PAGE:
by Trevor Hopkins

The Old One lowered her head right down to face me, the heat of her breath - just unpleasantly warm at the moment, rather than the fiery blast I knew it could become - brushing against my face. I resisted the urge to step backwards, fighting my instinctive nervousness when faced with a being who could bite my head off without really trying.

"Ah, yes, the insightful and perspicacious mind of Findo Gask, once again hard at work," she rumbled, adding, "Whatever am I going to do with you?"

As I watched, Madonna's wise and ancient eyes glazed over of a few moments, as if the locus of her attention was elsewhere, or perhaps elsewhen. Then her gaze returned to focus on me, coupled with a strange distant expression on her face.

"It appears you are to be trusted," she said, sounding uncertain, perhaps even more than a little surprised at her own uncertainty, "Although I do not quite see how."

The fabled prescience of the Old Ones had its limits, it seemed. On the other hand, I wasn't entirely surprised. Surely every sentient creature needed to retain some level of uncertainty in their future, otherwise ennui or even madness would inevitably take its toll.

The sinuous neck twisted and stretched again, raising the Old One's head to its highest elevation. Her gaze drifted to the nest of precious eggs at her side.

"It also seems that I should answer your questions," Madonna continued sadly, almost talking to herself, "For all that it marks the end of a millennium of scheming."

She paused as if composing herself for an ordeal, then spoke again in tones of measured calm.

"This time has been in preparation for, oh, so long. I have put myself through centuries of practice to keep my thoughts to myself and, even more so, to avoid any indication that I was concealing a portion of my mind. in the end, it became easy, second nature. Now I can almost understand how it is that creatures such as yourselves can live only inside your own heads, your thoughts unshared with others of your kind."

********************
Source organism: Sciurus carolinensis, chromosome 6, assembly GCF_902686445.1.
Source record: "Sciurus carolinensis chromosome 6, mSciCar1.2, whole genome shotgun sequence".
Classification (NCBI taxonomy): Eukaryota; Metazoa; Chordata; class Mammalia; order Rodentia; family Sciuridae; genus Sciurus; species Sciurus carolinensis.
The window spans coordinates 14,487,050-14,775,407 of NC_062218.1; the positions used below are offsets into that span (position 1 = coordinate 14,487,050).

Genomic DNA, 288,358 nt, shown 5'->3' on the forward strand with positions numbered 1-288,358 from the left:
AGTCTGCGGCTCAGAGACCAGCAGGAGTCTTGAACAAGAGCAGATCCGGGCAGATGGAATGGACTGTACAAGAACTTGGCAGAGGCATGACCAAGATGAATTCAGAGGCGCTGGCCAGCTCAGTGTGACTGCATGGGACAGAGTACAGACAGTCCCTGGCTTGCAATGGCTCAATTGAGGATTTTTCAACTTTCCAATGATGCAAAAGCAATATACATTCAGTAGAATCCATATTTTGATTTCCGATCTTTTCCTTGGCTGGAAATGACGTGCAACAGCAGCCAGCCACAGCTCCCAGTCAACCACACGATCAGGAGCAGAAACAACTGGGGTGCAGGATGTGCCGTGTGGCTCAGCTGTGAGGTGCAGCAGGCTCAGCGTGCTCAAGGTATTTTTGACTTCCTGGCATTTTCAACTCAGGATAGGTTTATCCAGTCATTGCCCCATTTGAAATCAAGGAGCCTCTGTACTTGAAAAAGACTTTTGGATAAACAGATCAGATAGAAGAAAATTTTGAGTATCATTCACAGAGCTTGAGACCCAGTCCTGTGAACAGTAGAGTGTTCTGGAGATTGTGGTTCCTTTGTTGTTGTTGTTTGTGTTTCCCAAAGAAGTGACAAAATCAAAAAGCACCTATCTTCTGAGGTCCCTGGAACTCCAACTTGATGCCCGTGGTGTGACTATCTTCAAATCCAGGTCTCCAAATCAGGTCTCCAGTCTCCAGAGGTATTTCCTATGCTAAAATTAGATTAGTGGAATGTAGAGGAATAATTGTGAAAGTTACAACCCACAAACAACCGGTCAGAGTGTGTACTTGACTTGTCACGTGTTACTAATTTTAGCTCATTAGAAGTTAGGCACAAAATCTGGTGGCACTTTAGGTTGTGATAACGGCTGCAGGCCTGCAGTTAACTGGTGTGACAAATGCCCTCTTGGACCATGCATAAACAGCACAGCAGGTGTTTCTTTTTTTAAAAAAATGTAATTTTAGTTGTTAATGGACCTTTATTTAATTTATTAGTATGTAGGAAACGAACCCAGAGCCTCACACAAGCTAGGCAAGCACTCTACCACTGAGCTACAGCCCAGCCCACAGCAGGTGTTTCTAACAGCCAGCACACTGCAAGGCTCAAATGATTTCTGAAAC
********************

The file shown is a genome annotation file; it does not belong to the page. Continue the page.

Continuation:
The three of us were spell-bound, listening with bated breath to the words being so casually dispensed. Doonira and Bragrum were clearly overtaken by their long-held passion of the habits of the Old Ones. In the good Doctor Quaig's case, I'm sure that the insights of this unexpected fieldwork would propel her through several years' worth of productive paper creation, not to mention the public debates, the conference attendances and the peer review correspondence. Enough to keep the professional academic nicely busy as well as enhancing her promotion prospects. Always assuming we made it out of here with body and mind mostly intact, of course.

"In my new-found mental privacy, I found myself thinking unorthodox thoughts," Madonna went on, "We Old Ones have lived a long time, sacrificing the challenge of growth and the risk of novelty for the certainties of continued existence. I was a choice made a long time ago, a pact agreed and ratified while I was a mere youth. But now, I contend, the time has come for change. And I have no appetite for the endless and exhausting debates my kind favour, cases which are argued back and forth to wile away the aeons."

And, as for me, I had a different reason to be transfixed. The Old Ones had fossilised, mentally. For all their prescience and vast intelligence, their surveillance of the bustle and activity of the Goblins - and the humans too, for that matter - they had no true understanding of the drives and motivations of the base creatures whose world they shared. Madonna had stumbled on a truth, it seemed.

"So you took action, unilaterally," I interjected, my voice deliberately a snarl of weary cynicism, "Something borne out of a combination of maternal instinct and desire for an improvement in the lot of you and yours. Biology and politics - always a potent combination. And even now you hope to keep it secret from the others of your kind."

Madonna stiffened at the tone and tenor of my words, then relaxed as the intent and meaning became clear to her.

"And," I went on, "Unless you Old Ones are completely different from all other creatures on this planet, your motherhood means that there must me at least one other involved, at least peripherally."

Part 32 Part 34